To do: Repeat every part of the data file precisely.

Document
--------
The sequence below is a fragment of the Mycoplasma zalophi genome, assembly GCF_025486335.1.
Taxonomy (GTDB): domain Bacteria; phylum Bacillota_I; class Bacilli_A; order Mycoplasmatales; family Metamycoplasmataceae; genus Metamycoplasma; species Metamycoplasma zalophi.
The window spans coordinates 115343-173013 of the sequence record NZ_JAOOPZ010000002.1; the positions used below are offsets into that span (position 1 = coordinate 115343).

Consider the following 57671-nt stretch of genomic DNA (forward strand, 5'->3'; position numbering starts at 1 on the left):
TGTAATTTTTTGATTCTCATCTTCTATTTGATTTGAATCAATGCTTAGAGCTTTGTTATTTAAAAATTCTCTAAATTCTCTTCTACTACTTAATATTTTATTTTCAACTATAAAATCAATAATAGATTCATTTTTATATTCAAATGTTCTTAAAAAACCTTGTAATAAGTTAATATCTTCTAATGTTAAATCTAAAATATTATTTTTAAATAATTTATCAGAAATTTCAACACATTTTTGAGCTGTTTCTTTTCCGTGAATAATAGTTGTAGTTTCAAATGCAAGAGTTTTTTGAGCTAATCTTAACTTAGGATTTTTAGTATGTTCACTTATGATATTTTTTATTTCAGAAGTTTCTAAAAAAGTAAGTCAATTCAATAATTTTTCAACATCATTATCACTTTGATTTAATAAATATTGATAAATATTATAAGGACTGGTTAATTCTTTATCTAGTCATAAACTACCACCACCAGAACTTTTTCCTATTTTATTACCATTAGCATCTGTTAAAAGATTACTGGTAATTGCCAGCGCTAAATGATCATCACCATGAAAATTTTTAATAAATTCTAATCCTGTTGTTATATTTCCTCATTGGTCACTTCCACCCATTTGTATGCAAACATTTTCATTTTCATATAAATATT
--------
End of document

The sequence below is a fragment of the Mycoplasma zalophi genome, assembly GCF_025486335.1.
Taxonomy (GTDB): domain Bacteria; phylum Bacillota_I; class Bacilli_A; order Mycoplasmatales; family Metamycoplasmataceae; genus Metamycoplasma; species Metamycoplasma zalophi.
The window spans coordinates 115343-173013 of the sequence record NZ_JAOOPZ010000002.1; the positions used below are offsets into that span (position 1 = coordinate 115343).

Consider the following 57671-nt stretch of genomic DNA (forward strand, 5'->3'; position numbering starts at 1 on the left):
TGTAATTTTTTGATTCTCATCTTCTATTTGATTTGAATCAATGCTTAGAGCTTTGTTATTTAAAAATTCTCTAAATTCTCTTCTACTACTTAATATTTTATTTTCAACTATAAAATCAATAATAGATTCATTTTTATATTCAAATGTTCTTAAAAAACCTTGTAATAAGTTAATATCTTCTAATGTTAAATCTAAAATATTATTTTTAAATAATTTATCAGAAATTTCAACACATTTTTGAGCTGTTTCTTTTCCGTGAATAATAGTTGTAGTTTCAAATGCAAGAGTTTTTTGAGCTAATCTTAACTTAGGATTTTTAGTATGTTCACTTATGATATTTTTTATTTCAGAAGTTTCTAAAAAAGTAAGTCAATTCAATAATTTTTCAACATCATTATCACTTTGATTTAATAAATATTGATAAATATTATAAGGACTGGTTAATTCTTTATCTAGTCATAAACTACCACCACCAGAACTTTTTCCTATTTTATTACCATTAGCATCTGTTAAAAGATTACTGGTAATTGCCAGCGCTAAATGATCATCACCATGAAAATTTTTAATAAATTCTAATCCTGTTGTTATATTTCCTCATTGGTCACTTCCACCCATTTGTATGCAAACATTTTCATTTTCATATAAATATT